January 05, 2005
Documents hint at plans for PGE
GAIL KINSEY HILL and JEFF MANNING
In preparing to buy Portland General Electric, Texas Pacific Group reportedly has outlined scenarios under which it would flip the investment in five years, dramatically reduce the utility's work force and produce a hefty profit for investors.
The Texas-based investment group's projections are included in confidential documents filed with the Oregon Public Utility Commission and obtained by Willamette Week, according to a joint report from the weekly newspaper and KGW-TV, which aired Tuesday night.
Texas Pacific, which is trying to purchase PGE from Enron for $2.35 billion, took issue with the findings. "It is our understanding that the information is taken out of context and therefore is highly misleading," read a statement issued by the Fort Worth, Texas-based investment firm Tuesday evening.
The documents apparently include Texas Pacific's "due diligence" of PGE, a thorough analysis of the utility that preceded the investment firm's November 2003 announcement of the proposed purchase.
According to the report aired on KGW, the secret documents show that Texas Pacific would resell PGE in five years and realize as much as a $1 billion profit. Such a quick resale would run counter the firm's emphasis on a seven- to 12-year holding period.
The documents also reportedly outline "wholesale layoffs." Cuts would hit PGE managers, one-quarter of the customer service staff and one-half the workers at a natural gas-fired power plant in Columbia County, according to projections reportedly included in the documents.
The report appears to add fuel to the controversies that surround the proposed purchase. In thousands of pages of public documents filed with the Oregon Public Utility Commission, critics have outlined the risks that could accompany an acquisition by a buyout firm.
Critics also have complained for months about discrepancies between Texas Pacific's public testimony and the contents of confidential documents filed with the PUC, which is expected to decide within the next couple of months whether to approve the transaction.
Just last month, the Business Owners and Managers Association, an intervenor in the proceedings, asked the PUC to release some of the confidential, or protected, material. "Applicants themselves have put at issue the need for the removal of the protective order," attorney Ann Fisher wrote in the BOMA motion. "They have placed advertisements and made public statements, including statements made during oral arguments that are inconsistent with material contained in the protected material."
The "applicants" in the request refer to Texas Pacific and Oregon Electric Utility, the entity created to carry out the purchase and serve as the holding company for PGE.
In particular, Fisher cited potential discrepancies regarding tax benefits, anticipated profits and the likely "exit strategy" -- whether Texas Pacific would take PGE public or sell to an energy conglomerate.
The confidential documents are available to BOMA and other registered intervenors in the regulatory review, which number almost 50. They are not available to the media or the general public.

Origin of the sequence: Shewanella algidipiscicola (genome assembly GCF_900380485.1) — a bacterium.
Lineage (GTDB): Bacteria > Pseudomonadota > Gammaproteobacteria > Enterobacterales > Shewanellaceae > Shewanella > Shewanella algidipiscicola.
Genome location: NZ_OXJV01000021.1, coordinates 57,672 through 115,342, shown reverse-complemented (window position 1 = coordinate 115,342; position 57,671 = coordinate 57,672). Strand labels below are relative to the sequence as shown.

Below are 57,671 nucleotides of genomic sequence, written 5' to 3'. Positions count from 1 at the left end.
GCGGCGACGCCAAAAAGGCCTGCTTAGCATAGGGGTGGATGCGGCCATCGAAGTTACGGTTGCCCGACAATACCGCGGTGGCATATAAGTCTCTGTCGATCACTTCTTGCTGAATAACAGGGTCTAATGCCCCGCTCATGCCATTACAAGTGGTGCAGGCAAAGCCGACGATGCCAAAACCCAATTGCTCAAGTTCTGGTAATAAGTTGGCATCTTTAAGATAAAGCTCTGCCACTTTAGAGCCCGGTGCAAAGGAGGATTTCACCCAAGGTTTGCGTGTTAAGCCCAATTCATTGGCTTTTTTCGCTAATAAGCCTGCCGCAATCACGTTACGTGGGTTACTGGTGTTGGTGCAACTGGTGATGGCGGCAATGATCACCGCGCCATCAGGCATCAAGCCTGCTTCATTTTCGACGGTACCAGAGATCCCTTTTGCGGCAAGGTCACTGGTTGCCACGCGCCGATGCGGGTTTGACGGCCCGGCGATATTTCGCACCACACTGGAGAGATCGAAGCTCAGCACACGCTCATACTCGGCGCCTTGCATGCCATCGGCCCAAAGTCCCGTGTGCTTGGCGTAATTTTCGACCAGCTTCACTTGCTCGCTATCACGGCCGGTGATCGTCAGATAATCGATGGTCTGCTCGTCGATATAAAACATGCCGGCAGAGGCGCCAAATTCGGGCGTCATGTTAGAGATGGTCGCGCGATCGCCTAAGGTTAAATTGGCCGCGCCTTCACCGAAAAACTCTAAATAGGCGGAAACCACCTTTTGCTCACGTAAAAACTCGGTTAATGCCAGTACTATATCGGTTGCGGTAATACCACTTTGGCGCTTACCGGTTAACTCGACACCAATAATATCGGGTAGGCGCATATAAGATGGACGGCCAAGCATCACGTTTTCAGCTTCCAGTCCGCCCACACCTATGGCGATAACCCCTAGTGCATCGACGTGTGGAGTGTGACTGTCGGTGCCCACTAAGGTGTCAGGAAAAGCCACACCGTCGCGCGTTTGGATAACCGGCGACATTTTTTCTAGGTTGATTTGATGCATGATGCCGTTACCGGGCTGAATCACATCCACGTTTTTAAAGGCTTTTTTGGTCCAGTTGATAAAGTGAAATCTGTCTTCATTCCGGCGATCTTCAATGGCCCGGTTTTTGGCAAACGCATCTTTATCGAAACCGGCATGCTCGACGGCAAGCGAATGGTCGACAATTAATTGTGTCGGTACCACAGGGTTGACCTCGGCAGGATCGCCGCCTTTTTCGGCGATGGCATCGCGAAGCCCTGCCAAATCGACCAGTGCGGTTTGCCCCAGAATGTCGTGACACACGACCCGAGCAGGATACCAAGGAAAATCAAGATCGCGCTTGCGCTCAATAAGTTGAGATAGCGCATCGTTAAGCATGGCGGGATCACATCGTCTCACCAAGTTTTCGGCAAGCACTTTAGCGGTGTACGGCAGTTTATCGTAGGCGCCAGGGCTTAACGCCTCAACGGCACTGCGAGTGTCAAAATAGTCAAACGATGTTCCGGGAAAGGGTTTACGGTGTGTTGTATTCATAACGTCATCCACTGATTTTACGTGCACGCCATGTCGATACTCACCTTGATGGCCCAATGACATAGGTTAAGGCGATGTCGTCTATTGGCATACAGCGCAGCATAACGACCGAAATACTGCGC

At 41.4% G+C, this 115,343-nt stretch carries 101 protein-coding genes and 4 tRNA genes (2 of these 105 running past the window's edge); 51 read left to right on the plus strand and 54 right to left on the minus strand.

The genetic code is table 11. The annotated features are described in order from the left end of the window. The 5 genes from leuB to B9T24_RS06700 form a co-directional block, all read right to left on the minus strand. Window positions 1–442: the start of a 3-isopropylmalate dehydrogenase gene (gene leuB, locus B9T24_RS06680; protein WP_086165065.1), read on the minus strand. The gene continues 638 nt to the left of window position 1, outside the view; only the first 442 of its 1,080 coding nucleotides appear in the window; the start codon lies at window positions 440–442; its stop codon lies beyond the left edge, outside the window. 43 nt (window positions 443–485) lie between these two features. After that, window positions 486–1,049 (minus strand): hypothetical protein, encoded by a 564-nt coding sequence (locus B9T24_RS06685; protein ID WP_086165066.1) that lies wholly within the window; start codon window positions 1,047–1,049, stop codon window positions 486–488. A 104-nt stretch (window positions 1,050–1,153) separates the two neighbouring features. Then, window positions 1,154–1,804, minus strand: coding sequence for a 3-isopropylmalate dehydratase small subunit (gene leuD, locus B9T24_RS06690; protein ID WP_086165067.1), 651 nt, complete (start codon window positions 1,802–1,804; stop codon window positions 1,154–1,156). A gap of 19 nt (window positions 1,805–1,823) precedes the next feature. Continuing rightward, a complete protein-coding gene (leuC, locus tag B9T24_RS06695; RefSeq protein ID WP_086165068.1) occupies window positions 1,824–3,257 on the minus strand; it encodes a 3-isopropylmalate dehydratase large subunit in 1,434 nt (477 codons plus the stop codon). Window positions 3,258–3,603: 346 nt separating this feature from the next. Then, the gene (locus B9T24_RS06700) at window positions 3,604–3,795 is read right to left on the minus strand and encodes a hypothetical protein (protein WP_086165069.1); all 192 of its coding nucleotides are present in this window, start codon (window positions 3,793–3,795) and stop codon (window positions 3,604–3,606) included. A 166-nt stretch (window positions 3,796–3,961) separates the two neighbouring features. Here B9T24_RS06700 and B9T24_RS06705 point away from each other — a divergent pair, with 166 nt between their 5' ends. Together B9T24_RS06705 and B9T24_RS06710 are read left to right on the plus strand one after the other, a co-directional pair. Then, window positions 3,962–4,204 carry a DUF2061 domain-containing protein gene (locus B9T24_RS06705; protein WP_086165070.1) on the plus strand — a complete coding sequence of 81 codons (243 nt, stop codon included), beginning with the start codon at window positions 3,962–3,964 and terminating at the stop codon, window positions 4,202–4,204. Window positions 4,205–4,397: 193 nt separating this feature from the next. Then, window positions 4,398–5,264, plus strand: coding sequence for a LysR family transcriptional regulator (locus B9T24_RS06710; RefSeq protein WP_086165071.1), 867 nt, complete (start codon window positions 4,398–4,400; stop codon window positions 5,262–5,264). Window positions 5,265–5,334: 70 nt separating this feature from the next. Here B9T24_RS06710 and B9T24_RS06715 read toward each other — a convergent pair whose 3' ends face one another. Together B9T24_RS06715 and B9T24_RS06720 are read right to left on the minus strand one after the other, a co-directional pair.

The PUC's administrative law judge hasn't yet ruled on the disclosure request.
The Citizens' Utility Board also has decried what it argues are significant contradictions between Texas Pacific's public statements and confidential information the firm submitted to the PUC. "We believe there are contradictory statements both within the secret and the public documents," said Jason Eisdorfer, a Citizens' Utility Board lawyer. "So which statements do you trust? That's the question we've been asking for some time."
Eisdorfer said it's less than clear from the documents, either secret or public, how long Texas Pacific would hold PGE.
The Citizens' Utility Board and other intervenors contacted by The Oregonian Tuesday declined to discuss details contained in the confidential material.
An administrative law judge for the PUC on Tuesday warned intervenors, all of whom signed confidentiality agreements, against releasing the protected information. Such material is kept private to protect proprietary details.
Texas Pacific, in the statement released Tuesday, dismissed any suggestions that the due diligence analysis was a blueprint for its plans regarding PGE. "We have repeatedly stated that Oregon Electric does not yet have specific plans regarding the operation of PGE after closing, including no plans for cost cutting or staffing reductions," it said.
"Other parties in this case have misunderstood the nature and uses of these due diligence reports," the statement continued. "These reports were never intended to be, and will not be, relied upon for the formulation of any operating plans at PGE."
Critics, however, say the confidential material contains details that can't be found anywhere else. "If they won't tell us their operating plan, then analysis such as the due diligence is our best evidence," said Bob Jenks, executive director of the Citizens' Utility Board.
Lee Beyer, chairman of the three-member PUC said Tuesday that he had not seen the Willamette Week story, but that all documents in the case, confidential and public, are available to commissioners and other parties to the review. "The important thing is that this is not new information," Beyer said. "It's part of the public record, even though it's shielded.
"Their release or the nonrelease doesn't impact our decision or impact our timeline."